Day two of the seminar started with a much appreciated theatre presentation by Prakash Belawadi and team. They showcased the history of Bangalore of the past 1000 years by enacting and narrating the various defining moments in the history of the city right from the day the inscription of Bengaluru appeared and Kempegowda’s contribution till Bangalore in the independent era.

Prakash Belwadi addressing along with other dignitaries. Pic: Mathew Prasad Idiculla.

The next session discussing the city’s cultural identities, chaired by Prof. Krishnaswamy, Dean of Social Sciences, Christ University, began. Theatre persons Aliyeh Rizwi and Priyalakshmi Rao’s paper discussed the growth of English theatre in Bangalore, particularly the contribution of the Bangalore Little Theatre in developing a theater culture in Bangalore. Film writer Manu Chakaravarthy spoke of how Kannada cinema has showcased Bangalore over the years. Music composer-lyricist Hamsalekha, discussed how music has evolved in Bangalore over the last 200 years and how western music, made popular with the presence of the British cantonment had an influence even in Kannada music.

Prof. Narendra Pani of NIAS, spoke of how an urban culture, particular to Bangalore Cantonment, evolved over the years and eventually died in the later part of Independent India. Dr S P Vagishwari, Head, History Department, Christ University spoke on spatial identities by illustrating the evolution of Bangalore seen through the revivalism of architectural styles in projecting various images of Bangalore.

The fourth session of the seminar titled "Bangalore As and Is" chaired by Dr P M Mathew, professor of economics, Christ University, looked at the various agencies that made Bangalore the city that it is today.

Prof. S Ranganathan spoke about the Indian Institute of Science, founded by J N Tata. He recounted how Tata asked Vivekananda to head IISc. Had Vivekananda accepted, his life might have taken a very different path!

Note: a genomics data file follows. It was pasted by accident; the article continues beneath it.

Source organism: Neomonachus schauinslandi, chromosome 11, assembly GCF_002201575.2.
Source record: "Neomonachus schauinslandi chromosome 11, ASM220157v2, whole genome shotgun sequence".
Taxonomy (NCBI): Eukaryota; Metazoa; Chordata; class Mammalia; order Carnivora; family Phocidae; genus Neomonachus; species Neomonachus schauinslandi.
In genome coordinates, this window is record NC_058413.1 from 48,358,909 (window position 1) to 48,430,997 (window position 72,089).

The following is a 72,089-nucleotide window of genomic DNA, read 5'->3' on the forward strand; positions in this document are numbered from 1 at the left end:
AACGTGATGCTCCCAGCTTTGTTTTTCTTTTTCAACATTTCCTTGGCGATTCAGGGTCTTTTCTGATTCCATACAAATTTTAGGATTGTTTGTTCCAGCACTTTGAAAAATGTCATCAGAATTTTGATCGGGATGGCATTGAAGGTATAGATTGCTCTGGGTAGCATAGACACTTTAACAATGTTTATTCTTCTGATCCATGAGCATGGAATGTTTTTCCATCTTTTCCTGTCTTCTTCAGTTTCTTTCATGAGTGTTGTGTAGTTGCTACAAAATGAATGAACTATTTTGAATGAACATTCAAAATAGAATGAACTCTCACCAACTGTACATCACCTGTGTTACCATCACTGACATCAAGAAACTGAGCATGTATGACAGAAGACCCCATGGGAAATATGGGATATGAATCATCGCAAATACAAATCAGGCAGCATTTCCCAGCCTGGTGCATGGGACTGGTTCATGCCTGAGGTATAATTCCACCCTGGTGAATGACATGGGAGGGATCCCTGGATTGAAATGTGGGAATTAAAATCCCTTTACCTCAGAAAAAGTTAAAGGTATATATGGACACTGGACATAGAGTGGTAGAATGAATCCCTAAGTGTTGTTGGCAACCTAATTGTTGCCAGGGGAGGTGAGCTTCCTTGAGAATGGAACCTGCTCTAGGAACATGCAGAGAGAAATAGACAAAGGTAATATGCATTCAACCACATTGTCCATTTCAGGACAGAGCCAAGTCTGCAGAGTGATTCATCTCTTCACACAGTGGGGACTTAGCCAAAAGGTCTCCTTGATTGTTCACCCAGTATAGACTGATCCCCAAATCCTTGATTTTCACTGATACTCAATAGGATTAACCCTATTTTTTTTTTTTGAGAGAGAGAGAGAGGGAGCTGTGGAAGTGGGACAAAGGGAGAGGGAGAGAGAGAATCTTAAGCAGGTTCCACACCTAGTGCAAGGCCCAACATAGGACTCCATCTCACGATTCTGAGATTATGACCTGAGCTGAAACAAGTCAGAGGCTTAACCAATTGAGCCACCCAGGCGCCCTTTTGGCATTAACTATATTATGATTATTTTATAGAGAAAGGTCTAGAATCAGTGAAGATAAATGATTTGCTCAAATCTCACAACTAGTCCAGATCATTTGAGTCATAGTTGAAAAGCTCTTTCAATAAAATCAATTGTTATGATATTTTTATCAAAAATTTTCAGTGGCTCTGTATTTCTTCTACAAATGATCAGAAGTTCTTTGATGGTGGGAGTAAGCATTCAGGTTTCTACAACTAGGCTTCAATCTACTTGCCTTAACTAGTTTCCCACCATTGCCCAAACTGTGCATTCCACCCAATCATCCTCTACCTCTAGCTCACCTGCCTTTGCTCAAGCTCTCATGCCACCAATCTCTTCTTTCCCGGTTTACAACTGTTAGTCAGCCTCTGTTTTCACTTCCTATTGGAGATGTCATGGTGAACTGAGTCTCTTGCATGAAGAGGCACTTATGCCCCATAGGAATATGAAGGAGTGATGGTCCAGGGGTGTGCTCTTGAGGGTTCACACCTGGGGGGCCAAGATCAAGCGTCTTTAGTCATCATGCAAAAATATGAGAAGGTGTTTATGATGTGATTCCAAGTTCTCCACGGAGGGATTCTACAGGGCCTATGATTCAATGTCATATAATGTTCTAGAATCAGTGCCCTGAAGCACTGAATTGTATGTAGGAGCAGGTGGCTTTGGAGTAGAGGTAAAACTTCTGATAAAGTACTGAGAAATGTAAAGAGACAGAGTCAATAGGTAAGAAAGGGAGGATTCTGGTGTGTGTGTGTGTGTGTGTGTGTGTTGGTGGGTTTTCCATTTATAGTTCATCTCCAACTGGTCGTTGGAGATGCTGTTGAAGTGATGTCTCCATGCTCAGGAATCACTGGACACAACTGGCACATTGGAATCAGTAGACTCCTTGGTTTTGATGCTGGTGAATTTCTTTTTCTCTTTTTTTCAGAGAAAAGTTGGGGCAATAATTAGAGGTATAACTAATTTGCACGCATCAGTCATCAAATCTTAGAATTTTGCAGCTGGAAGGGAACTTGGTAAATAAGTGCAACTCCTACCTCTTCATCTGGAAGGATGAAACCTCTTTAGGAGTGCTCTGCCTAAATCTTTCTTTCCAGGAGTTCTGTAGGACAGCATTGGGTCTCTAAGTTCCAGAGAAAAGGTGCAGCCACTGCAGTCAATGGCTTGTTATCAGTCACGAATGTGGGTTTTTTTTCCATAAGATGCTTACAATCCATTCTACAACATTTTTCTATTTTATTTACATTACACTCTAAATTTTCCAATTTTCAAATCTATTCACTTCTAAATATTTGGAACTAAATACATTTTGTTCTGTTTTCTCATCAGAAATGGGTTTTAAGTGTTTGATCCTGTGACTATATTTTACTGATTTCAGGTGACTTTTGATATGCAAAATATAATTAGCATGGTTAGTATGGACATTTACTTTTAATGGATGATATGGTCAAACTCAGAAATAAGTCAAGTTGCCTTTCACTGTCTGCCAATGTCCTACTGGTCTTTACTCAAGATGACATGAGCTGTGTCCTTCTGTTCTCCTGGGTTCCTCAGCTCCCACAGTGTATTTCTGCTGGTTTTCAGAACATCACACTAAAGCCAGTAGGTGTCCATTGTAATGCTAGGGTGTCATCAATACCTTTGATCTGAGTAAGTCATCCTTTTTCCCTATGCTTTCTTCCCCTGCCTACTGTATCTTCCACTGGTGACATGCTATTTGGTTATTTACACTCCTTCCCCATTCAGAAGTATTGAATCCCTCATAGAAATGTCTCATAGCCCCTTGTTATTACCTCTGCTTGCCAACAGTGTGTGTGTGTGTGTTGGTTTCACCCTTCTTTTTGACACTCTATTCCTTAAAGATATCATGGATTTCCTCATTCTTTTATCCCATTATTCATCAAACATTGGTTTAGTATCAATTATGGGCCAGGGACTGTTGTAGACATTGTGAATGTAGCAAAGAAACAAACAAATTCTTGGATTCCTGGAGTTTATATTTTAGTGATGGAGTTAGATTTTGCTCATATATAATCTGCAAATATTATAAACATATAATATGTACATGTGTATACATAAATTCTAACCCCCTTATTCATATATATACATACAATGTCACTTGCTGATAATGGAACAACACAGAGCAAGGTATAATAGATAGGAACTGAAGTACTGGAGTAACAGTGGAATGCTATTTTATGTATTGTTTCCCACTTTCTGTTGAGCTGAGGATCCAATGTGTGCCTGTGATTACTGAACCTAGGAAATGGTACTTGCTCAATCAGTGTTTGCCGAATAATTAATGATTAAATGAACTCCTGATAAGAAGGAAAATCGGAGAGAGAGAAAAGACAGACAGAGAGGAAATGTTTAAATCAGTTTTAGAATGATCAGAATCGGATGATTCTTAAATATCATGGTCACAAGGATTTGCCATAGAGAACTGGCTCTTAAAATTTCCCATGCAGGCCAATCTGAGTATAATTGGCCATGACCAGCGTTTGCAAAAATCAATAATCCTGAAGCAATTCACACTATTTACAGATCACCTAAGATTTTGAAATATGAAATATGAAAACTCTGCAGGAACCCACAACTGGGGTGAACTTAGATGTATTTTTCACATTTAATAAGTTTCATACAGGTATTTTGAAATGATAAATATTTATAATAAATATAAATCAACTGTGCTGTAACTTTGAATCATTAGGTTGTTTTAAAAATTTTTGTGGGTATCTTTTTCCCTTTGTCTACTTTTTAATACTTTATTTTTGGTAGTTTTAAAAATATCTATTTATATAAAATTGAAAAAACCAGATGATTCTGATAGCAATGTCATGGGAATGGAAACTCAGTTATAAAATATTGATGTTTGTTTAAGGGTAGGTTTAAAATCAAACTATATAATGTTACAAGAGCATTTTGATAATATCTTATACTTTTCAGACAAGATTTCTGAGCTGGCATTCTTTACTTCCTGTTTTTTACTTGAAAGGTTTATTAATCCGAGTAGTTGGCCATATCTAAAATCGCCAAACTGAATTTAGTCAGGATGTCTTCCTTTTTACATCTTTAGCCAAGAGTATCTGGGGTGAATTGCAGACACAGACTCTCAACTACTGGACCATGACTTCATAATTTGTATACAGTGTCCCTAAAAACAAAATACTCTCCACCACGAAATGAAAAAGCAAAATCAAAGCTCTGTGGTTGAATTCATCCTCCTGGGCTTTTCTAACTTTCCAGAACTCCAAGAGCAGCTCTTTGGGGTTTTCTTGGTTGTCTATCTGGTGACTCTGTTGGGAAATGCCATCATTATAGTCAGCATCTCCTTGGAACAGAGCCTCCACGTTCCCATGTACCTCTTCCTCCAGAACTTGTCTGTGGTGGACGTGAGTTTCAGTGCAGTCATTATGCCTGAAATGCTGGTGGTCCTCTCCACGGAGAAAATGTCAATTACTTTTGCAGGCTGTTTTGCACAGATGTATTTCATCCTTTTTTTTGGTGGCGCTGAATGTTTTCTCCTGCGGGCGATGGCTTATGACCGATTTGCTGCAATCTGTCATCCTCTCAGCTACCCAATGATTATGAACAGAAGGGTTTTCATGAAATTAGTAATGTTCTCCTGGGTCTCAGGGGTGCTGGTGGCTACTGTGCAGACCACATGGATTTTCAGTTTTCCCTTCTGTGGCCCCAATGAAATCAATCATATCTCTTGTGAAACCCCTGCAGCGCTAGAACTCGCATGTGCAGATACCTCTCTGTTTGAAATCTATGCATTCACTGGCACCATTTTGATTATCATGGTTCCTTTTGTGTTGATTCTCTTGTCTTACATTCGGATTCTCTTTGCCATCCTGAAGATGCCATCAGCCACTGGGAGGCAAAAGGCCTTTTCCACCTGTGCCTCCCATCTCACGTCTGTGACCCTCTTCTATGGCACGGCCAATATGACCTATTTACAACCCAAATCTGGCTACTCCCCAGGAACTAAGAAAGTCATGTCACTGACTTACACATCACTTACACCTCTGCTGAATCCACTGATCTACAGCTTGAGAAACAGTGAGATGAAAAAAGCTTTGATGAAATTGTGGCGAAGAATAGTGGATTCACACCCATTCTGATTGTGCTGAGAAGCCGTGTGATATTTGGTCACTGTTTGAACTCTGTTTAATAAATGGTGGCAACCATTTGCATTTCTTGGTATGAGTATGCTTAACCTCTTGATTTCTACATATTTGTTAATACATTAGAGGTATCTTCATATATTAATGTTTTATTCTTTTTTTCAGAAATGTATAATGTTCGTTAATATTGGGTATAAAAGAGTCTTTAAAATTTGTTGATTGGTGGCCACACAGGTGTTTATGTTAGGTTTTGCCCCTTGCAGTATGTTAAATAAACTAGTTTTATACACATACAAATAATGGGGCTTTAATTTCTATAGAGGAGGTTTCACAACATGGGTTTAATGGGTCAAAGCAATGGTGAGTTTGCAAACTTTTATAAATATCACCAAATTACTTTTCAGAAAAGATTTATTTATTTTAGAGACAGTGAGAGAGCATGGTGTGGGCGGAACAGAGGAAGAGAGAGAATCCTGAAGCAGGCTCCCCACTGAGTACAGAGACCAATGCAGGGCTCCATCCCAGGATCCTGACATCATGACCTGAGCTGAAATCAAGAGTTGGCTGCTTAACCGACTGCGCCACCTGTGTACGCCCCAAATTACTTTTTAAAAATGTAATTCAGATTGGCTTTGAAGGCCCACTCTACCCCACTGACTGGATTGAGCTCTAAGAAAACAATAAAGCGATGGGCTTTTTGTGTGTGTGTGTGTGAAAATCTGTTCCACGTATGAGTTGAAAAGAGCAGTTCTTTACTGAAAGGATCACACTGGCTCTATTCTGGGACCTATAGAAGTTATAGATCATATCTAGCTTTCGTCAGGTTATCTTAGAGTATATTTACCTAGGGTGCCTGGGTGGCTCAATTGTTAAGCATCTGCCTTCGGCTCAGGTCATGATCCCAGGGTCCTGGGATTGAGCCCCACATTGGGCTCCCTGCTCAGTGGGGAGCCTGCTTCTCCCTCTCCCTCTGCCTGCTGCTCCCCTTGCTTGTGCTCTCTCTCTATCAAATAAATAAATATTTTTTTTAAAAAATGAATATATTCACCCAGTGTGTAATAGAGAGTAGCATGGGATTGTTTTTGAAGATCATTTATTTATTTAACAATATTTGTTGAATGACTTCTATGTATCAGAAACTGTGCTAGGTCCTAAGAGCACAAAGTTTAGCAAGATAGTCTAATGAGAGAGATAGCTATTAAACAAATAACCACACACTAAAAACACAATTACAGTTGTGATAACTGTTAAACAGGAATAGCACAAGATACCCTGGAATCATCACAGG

Xavier Louis and Fr Dr Jose C C looked at how education has evolved in Bangalore and highlighted the contribution of Christian Educational Institutions. They explained how St John‘s School was established in 1854 to solve the social crisis of Anglo-Indians having no entry to schools in the cantonment.

Arun Pai of Bangalore Walks said Bangalore holds an important position in the international imagination and it is critical to promote tourism today. Art historian Dr Annapurna Garimella looked at Bangalore as a "city of God" when explaining how religion has had various forms of representation in the city. Writer and journalist Mala Kumar talked about print media’s role in the city. Dr Usha R Vijayalakshmi’s paper on the role of medieval Tamil chieftains and Gopalakrishna G Hegde’s paper on the contribution of sportspersons were read out in their absence.

On Saturday, the last technical session of the seminar, was on the economies and diseconomies of Bangalore, chaired by Prof. Gerad Rasendran from Department of Economics, Christ University. Dr  Meenakshi Rajeev of ISEC spoke on the impact of the IT industry in Bangalore.

Helen Kennedy and Soosamma Mathews’ paper was on the ecological impact of urbanisation on water bodies like the Bellandur Lake. Prof. P U Antony spoke of biodiversity conservation, the long birding culture in the city and the how bird watching can play a strong role in urban conservation. Dr K S Vijayalakshmi analysed how globalisation and industrialisation has influenced the growth pattern of the city.

The seminar was concluded by a valedictory ceremony  presided over by Fr Dr Thomas C. Mathew, Vice Chancellor of Christ University with  Prof. R S Deshpande, Director, Institute for Social and Economic Change as the chief guest.   


  1. Pramod Naik says:

    This is a good idea, but these conferences happen every year in one garb or the other. But do they have any impact on the barely literate Ministers and MLAs who lord over the city?

  2. Mathew Prasad Idiculla says: